Winter Goat 2012

After poring over several thousand copies of the eight goat pictures I received, I have settled upon four candidates that have earned the right to claim the title “Winter Goat, 2012″! Those images, submitted by readers of this blog, are presented below:

A picture of a goat.

Dorvi #1 (Photo by Hrakkar)

Another picture of a goat.

Dorvi #2 (Photo by Hrakkar)

Yet another picture of a goat.

Dorvi #3 (Photo by Hrakkar)

And one last picture of a goat or goat-shaped ornament.

Dorvi #4 (Photo by Qvaak)

(Note: The live goat pictures from above come from the Sierra Safari Zoo in Reno, Nevada. Stop in if you get the chance!)

There it is: The full line-up for Winter Goat, 2012! To cast your vote, leave a comment below. I was going to set up a really cool poll and use that for voting, but I give up. I’ll get it to work later, lousy edavrasakh

In other news around the conlanging world, an article was published in The New Yorker today on my good friend John Quijada, the creator of Ithkuil. I got to hear this story as it unfolded over the course of the past few years, and I think this is a pretty good summation. I definitely recommend it.

In the article it’s mentioned that “Dothraki is now heard by more people each week than Yiddish, Navajo, Inuit, Basque, and Welsh combined”, as if this meant anything one way or another. On this, I’ll only say that Inuit is not the name of a language, though if you ever want to look at a wonderfully fascinating language, I recommend Inuvialuktun (I’ve got a grammar of it that I did not steal from the UCSD library [I returned that copy (eventually)]).

Fonas chek!

Posted on December 17, 2012, in Community and tagged , . Bookmark the permalink. 12 Comments.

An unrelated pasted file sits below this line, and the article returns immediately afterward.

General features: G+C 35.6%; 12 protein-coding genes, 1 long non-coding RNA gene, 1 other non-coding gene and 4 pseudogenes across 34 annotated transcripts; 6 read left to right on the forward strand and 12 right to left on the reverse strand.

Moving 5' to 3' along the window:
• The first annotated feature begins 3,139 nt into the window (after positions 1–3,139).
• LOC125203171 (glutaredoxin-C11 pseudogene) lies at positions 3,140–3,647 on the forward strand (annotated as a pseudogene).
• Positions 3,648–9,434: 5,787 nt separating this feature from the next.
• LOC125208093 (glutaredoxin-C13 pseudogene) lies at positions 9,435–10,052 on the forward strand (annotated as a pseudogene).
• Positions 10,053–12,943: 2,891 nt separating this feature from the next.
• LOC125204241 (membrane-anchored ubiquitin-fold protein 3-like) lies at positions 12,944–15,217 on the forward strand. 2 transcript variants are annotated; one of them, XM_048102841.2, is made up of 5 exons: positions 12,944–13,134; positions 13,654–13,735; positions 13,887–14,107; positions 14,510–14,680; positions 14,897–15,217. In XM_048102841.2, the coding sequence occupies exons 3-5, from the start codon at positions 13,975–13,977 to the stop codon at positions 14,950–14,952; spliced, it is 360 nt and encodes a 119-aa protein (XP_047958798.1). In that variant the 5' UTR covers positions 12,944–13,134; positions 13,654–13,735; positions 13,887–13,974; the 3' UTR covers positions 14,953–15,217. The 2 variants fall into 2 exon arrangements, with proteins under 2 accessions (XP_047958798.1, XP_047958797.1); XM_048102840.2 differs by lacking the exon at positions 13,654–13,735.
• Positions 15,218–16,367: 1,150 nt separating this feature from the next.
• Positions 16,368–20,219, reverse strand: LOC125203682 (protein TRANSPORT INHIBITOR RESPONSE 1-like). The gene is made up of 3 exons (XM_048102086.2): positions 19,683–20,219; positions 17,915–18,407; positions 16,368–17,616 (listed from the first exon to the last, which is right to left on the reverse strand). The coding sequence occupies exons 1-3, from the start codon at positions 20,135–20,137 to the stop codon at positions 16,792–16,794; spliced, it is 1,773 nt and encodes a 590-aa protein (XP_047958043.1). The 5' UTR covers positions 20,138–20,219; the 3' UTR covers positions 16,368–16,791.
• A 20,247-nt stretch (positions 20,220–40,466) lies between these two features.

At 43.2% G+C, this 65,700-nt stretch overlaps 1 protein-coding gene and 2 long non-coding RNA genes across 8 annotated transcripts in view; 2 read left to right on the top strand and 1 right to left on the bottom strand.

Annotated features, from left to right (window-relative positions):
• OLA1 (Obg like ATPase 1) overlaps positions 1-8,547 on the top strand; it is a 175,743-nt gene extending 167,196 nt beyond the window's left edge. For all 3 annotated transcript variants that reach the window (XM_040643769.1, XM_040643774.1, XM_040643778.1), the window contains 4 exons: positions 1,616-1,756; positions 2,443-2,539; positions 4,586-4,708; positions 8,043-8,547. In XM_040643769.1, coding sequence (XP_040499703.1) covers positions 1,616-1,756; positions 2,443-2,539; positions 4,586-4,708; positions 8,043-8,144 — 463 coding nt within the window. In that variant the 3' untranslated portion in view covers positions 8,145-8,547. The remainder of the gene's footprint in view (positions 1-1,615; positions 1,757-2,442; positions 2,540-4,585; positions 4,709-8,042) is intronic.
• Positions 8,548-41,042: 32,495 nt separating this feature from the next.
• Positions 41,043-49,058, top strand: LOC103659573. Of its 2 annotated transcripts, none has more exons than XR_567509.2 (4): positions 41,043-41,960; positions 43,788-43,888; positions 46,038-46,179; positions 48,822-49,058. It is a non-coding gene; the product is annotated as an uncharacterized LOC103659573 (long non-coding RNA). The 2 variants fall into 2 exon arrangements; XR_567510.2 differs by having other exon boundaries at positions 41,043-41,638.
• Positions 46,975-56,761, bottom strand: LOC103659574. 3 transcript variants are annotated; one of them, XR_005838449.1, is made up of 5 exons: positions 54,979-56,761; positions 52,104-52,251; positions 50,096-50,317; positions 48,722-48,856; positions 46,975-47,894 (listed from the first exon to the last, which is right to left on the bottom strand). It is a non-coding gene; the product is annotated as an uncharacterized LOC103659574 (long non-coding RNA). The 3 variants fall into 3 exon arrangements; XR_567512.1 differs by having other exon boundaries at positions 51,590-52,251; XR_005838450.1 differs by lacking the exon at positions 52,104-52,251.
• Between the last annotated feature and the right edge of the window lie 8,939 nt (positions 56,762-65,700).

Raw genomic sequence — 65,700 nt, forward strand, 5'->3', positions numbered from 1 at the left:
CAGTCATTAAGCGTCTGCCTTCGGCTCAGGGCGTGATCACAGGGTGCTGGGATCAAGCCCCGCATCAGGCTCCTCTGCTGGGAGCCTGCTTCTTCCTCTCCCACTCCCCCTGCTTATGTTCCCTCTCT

1. I don’t know if it is fair for me to vote, seeing the goats in the first three images are neighbors…

    Nevertheless, I think the very first picture (the almost white goat) is the best candidate for ‘winter goat’. Most of our petting zoo animals don’t have names, but I’ll ask if that one does have a name.

    Back in 2004, we had a really incredible snowstorm hit us on New Years’ eve. By the time I got up, the snow was already so deep I couldn’t get my truck out of my yard. So, being stranded at home, I walked over to the zoo, and helped with chores (they were shorthanded, too). When we were working in the Blackbuck antelope pen (A species we no longer hold :( ), we found a baby blackbuck, born the previous night. No one even suspected that mom was pregnant. We named that fawn ‘Winter’. We eventually traded Winter for some other animal.

  2. It’s such a pitty I couldn’t send you some goats from Argentina! Will do next time!

    My vote will have to go to Dorvi #3 :) even if it looks kind of like a sheep, hehe.

  3. The first one has the best goatee and is thus my favorite goat (of the set). Gotta love a good goatee.

  4. So my favorite is Dorvi #3. Stalemate! We need a tiebreaker!

  5. You asked for it, so here it is! Our zoo’s assistant manager was pleasantly surprised to find several of our dorvi pictured in your blog (she and her husband are big GoT fans). Dorvi #1 is named ‘Caspian’. Dorvi #2 is named ‘Jasper’. Dorvi #3 is actually a sheep species (Jacob’s sheep) and is named ‘Molly’. Sheep and goats are closely related ungulates and are easily confused with each other. All three of these ‘goats’ are hand-tame and are part of our petting zoo.

    • This reminds me, zhey hrakkar! What’s the name of your zoo, and does it have a website? I’d like to add it to this post so folks can know where the pictures came from.

      And Molly is a sheep! Oh no! Do you think that disqualifies her from being Winter Goat…? If so, that’s too bad, since that was my pick. Oh well. I love those names! If I’m back in Reno again, I’d love to visit them.

    • Lol! And I did suspect it was a sheep! Well, too bad, Molly was my choice too :(

  6. The zoo is called ‘Sierra Safari Zoo and the website is http://www.sierrasafarizoo.org

    I don’t think Molly should be disqualified, if you picked here. Its your call (but she does look like a sheep).

    There are far bigger ‘problems’. Too many people come into the zoo, point at a lion, and call it a tiger :( Apparently, they read all the wrong books growing up ;)

  7. Our tiger, Nikolai is usually in the back half of the front-and-back enclosure where the liger is. Considering the time of year you visited, there is a good chance Nick was in his house and that is why you didn’t see him. (And I didn’t get him to come out for you? He usually comes out for the keepers.) Here is a picture of Nickolai Nikolai tiger

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